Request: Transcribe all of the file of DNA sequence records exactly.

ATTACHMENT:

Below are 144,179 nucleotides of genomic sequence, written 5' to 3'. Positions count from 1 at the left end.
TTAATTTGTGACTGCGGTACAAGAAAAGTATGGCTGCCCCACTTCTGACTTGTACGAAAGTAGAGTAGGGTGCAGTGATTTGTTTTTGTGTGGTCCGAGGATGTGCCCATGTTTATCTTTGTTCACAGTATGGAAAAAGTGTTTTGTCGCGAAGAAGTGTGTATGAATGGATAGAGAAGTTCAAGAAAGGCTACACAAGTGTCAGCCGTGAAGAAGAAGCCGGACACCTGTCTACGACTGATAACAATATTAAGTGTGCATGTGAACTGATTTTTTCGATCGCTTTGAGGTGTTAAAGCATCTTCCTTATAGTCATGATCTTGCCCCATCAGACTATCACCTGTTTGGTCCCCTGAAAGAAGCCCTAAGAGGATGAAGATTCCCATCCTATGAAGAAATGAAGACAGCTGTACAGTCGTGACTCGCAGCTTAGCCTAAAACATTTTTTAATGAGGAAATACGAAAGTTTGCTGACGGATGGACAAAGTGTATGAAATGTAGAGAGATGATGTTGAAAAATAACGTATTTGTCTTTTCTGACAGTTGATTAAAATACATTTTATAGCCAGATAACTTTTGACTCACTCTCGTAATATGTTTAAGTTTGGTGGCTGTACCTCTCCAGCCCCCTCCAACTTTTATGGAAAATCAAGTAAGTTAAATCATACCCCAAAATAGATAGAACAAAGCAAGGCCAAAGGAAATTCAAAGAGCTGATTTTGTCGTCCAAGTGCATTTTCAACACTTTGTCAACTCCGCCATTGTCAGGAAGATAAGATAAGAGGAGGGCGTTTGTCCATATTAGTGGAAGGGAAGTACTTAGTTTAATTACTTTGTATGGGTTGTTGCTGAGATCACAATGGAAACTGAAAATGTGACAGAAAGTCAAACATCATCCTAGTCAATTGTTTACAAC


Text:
Below are 144,179 nucleotides of genomic sequence, written 5' to 3'. Positions count from 1 at the left end.
TTAATTTGTGACTGCGGTACAAGAAAAGTATGGCTGCCCCACTTCTGACTTGTACGAAAGTAGAGTAGGGTGCAGTGATTTGTTTTTGTGTGGTCCGAGGATGTGCCCATGTTTATCTTTGTTCACAGTATGGAAAAAGTGTTTTGTCGCGAAGAAGTGTGTATGAATGGATAGAGAAGTTCAAGAAAGGCTACACAAGTGTCAGCCGTGAAGAAGAAGCCGGACACCTGTCTACGACTGATAACAATATTAAGTGTGCATGTGAACTGATTTTTTCGATCGCTTTGAGGTGTTAAAGCATCTTCCTTATAGTCATGATCTTGCCCCATCAGACTATCACCTGTTTGGTCCCCTGAAAGAAGCCCTAAGAGGATGAAGATTCCCATCCTATGAAGAAATGAAGACAGCTGTACAGTCGTGACTCGCAGCTTAGCCTAAAACATTTTTTAATGAGGAAATACGAAAGTTTGCTGACGGATGGACAAAGTGTATGAAATGTAGAGAGATGATGTTGAAAAATAACGTATTTGTCTTTTCTGACAGTTGATTAAAATACATTTTATAGCCAGATAACTTTTGACTCACTCTCGTAATATGTTTAAGTTTGGTGGCTGTACCTCTCCAGCCCCCTCCAACTTTTATGGAAAATCAAGTAAGTTAAATCATACCCCAAAATAGATAGAACAAAGCAAGGCCAAAGGAAATTCAAAGAGCTGATTTTGTCGTCCAAGTGCATTTTCAACACTTTGTCAACTCCGCCATTGTCAGGAAGATAAGATAAGAGGAGGGCGTTTGTCCATATTAGTGGAAGGGAAGTACTTAGTTTAATTACTTTGTATGGGTTGTTGCTGAGATCACAATGGAAACTGAAAATGTGACAGAAAGTCAAACATCATCCTAGTCAATTGTTTACAAC